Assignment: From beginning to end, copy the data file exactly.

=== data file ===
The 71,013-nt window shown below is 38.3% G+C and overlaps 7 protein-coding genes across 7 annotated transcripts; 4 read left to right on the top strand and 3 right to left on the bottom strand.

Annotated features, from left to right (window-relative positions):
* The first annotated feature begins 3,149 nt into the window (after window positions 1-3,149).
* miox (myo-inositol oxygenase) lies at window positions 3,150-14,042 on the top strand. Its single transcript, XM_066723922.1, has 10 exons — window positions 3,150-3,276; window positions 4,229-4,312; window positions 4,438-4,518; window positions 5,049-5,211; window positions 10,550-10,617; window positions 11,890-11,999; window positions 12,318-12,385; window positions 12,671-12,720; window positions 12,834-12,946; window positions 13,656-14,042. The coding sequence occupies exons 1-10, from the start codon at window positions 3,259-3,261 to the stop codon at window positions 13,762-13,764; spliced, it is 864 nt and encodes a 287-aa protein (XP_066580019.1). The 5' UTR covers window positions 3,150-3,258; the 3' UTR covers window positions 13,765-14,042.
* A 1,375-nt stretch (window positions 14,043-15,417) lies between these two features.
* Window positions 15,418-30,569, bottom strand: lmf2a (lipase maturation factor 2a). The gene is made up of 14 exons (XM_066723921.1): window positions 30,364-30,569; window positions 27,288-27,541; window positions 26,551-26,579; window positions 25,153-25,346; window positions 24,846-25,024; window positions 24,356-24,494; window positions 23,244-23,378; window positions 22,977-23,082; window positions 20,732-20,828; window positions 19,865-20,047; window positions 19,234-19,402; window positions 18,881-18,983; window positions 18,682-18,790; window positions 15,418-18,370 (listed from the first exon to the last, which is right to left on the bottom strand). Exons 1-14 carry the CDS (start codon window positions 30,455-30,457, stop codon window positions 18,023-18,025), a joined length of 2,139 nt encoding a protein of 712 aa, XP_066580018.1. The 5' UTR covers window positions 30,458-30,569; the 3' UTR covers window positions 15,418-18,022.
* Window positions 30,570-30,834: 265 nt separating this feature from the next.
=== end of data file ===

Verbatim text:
The 71,013-nt window shown below is 38.3% G+C and overlaps 7 protein-coding genes across 7 annotated transcripts; 4 read left to right on the top strand and 3 right to left on the bottom strand.

Annotated features, from left to right (window-relative positions):
* The first annotated feature begins 3,149 nt into the window (after window positions 1-3,149).
* miox (myo-inositol oxygenase) lies at window positions 3,150-14,042 on the top strand. Its single transcript, XM_066723922.1, has 10 exons — window positions 3,150-3,276; window positions 4,229-4,312; window positions 4,438-4,518; window positions 5,049-5,211; window positions 10,550-10,617; window positions 11,890-11,999; window positions 12,318-12,385; window positions 12,671-12,720; window positions 12,834-12,946; window positions 13,656-14,042. The coding sequence occupies exons 1-10, from the start codon at window positions 3,259-3,261 to the stop codon at window positions 13,762-13,764; spliced, it is 864 nt and encodes a 287-aa protein (XP_066580019.1). The 5' UTR covers window positions 3,150-3,258; the 3' UTR covers window positions 13,765-14,042.
* A 1,375-nt stretch (window positions 14,043-15,417) lies between these two features.
* Window positions 15,418-30,569, bottom strand: lmf2a (lipase maturation factor 2a). The gene is made up of 14 exons (XM_066723921.1): window positions 30,364-30,569; window positions 27,288-27,541; window positions 26,551-26,579; window positions 25,153-25,346; window positions 24,846-25,024; window positions 24,356-24,494; window positions 23,244-23,378; window positions 22,977-23,082; window positions 20,732-20,828; window positions 19,865-20,047; window positions 19,234-19,402; window positions 18,881-18,983; window positions 18,682-18,790; window positions 15,418-18,370 (listed from the first exon to the last, which is right to left on the bottom strand). Exons 1-14 carry the CDS (start codon window positions 30,455-30,457, stop codon window positions 18,023-18,025), a joined length of 2,139 nt encoding a protein of 712 aa, XP_066580018.1. The 5' UTR covers window positions 30,458-30,569; the 3' UTR covers window positions 15,418-18,022.
* Window positions 30,570-30,834: 265 nt separating this feature from the next.